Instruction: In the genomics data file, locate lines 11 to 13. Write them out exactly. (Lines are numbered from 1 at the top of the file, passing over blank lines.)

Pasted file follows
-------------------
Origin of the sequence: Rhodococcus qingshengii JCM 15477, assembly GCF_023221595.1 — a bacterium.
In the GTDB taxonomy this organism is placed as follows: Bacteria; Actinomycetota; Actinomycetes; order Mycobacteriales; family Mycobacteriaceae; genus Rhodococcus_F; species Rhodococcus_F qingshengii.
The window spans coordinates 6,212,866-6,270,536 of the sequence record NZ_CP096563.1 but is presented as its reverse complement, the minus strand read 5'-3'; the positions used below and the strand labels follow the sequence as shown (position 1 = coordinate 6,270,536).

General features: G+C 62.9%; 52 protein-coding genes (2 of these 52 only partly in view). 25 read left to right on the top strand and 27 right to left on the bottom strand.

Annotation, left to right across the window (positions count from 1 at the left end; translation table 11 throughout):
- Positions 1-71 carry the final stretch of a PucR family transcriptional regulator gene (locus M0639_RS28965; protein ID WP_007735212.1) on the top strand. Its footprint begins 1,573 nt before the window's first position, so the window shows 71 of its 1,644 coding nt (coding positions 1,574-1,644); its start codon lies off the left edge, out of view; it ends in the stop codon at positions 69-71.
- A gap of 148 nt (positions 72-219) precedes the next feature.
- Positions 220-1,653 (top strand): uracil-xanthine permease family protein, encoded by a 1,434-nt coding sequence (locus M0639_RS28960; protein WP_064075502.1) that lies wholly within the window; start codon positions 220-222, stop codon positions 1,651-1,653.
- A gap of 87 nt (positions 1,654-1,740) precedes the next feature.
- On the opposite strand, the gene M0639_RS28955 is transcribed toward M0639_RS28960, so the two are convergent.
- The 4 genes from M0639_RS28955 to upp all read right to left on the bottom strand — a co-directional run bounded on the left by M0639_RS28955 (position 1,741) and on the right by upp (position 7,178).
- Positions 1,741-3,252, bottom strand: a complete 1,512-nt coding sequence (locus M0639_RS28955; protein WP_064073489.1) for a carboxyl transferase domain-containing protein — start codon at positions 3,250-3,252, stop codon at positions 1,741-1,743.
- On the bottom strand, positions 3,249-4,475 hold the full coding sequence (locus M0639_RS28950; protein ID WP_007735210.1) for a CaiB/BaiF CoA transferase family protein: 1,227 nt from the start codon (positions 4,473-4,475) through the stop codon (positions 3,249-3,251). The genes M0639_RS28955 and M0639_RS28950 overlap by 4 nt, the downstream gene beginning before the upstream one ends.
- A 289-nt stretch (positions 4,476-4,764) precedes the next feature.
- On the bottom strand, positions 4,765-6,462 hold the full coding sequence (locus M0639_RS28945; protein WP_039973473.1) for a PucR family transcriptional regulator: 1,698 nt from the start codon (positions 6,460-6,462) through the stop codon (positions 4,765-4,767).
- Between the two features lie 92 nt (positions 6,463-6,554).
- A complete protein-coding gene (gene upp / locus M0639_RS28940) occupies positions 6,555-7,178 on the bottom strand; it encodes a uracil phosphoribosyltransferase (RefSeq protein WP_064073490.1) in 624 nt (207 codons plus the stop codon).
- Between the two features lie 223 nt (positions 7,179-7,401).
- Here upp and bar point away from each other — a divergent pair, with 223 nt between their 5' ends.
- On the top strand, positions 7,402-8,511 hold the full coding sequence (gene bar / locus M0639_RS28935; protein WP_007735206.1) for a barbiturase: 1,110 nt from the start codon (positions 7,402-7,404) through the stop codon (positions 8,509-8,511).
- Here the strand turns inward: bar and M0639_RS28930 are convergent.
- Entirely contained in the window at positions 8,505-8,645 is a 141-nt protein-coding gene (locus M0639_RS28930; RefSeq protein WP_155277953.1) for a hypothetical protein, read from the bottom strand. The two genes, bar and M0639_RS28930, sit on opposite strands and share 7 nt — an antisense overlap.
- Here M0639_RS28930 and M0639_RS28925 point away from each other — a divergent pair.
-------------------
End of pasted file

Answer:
- The 4 genes from M0639_RS28955 to upp all read right to left on the bottom strand — a co-directional run bounded on the left by M0639_RS28955 (position 1,741) and on the right by upp (position 7,178).
- Positions 1,741-3,252, bottom strand: a complete 1,512-nt coding sequence (locus M0639_RS28955; protein WP_064073489.1) for a carboxyl transferase domain-containing protein — start codon at positions 3,250-3,252, stop codon at positions 1,741-1,743.
- On the bottom strand, positions 3,249-4,475 hold the full coding sequence (locus M0639_RS28950; protein ID WP_007735210.1) for a CaiB/BaiF CoA transferase family protein: 1,227 nt from the start codon (positions 4,473-4,475) through the stop codon (positions 3,249-3,251). The genes M0639_RS28955 and M0639_RS28950 overlap by 4 nt, the downstream gene beginning before the upstream one ends.